Fifty micrograms Oregon Green 488 BAPTA-1 AM (Invitrogen) was dissolved in 4 μL heated (40°C) dimethyl sulfoxide (DMSO) with 10% Pluronic acid F-127 (Invitrogen), vortexed for 20 min, and diluted in 40 μL 0.9% NaCl solution containing 10 μM Alexa-594 for experiments with tdTomato-labeled interneurons, and 10 μM Sulforhodamine 101 (Nimmerjahn et al., 2004) for selective astrocyte-labeling in other experiments. The filtered solution was injected under two-photon guidance using a glass pipette with ~3 μm tip diameter. The pipette was advanced slowly using a motorized manipulator (Sutter MP-265), and 2–5 PSI of positive pressure were applied carefully with a 20-mL syringe, such that a sphere with diameter ~300 μm would be filled within 2 min. Typically, several overlapping injections were made at depths of 200, 300, and 400 μm and 2 or 3 different locations, to maximize the stained volume. After pressure was set to zero, the pipette was removed carefully. Recording commenced 1 h following the dye injection, allowing time for the cells to take up the injected Oregon-green BAPTA (OGB). Two-photon imaging was performed using a modified Prairie Ultima IV two-photon laser scanning microscope (Prairie Technologies, Middleton, WI) with a beam expander, fed by a Chameleon Ultra femtosecond laser (Coherent, Santa Clara, CA). 40x, 0.8 NA (Nikon), 20x, 1.0 NA (Olympus), or 25x 1.1 NA (Nikon) lenses were used to scan fields of view (FOVs) containing between 20 and 75 neurons at 5–15 Hz. Depending on objective used and imaging depth, the laser power was kept between 10 mW at the surface and 50 mW at depths below 250 μm, at wavelength of 840 nm (when the patch pipette was filled with Alexa 594) or 890 nm (when filled with dextran).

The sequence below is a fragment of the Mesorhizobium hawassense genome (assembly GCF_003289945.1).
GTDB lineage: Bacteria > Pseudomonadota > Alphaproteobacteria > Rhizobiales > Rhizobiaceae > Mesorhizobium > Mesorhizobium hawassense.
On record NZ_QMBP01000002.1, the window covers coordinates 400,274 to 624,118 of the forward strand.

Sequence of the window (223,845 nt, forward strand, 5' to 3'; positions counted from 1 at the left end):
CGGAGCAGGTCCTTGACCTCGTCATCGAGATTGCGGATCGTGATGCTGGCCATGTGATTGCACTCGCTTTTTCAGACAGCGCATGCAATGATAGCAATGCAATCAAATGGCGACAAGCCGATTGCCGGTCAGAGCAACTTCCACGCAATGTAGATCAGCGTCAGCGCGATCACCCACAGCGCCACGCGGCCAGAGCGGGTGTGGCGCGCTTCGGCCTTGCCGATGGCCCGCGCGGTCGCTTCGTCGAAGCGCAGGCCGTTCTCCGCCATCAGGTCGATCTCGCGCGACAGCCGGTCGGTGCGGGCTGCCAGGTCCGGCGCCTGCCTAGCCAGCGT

Patch Clamp Recording and Stimulation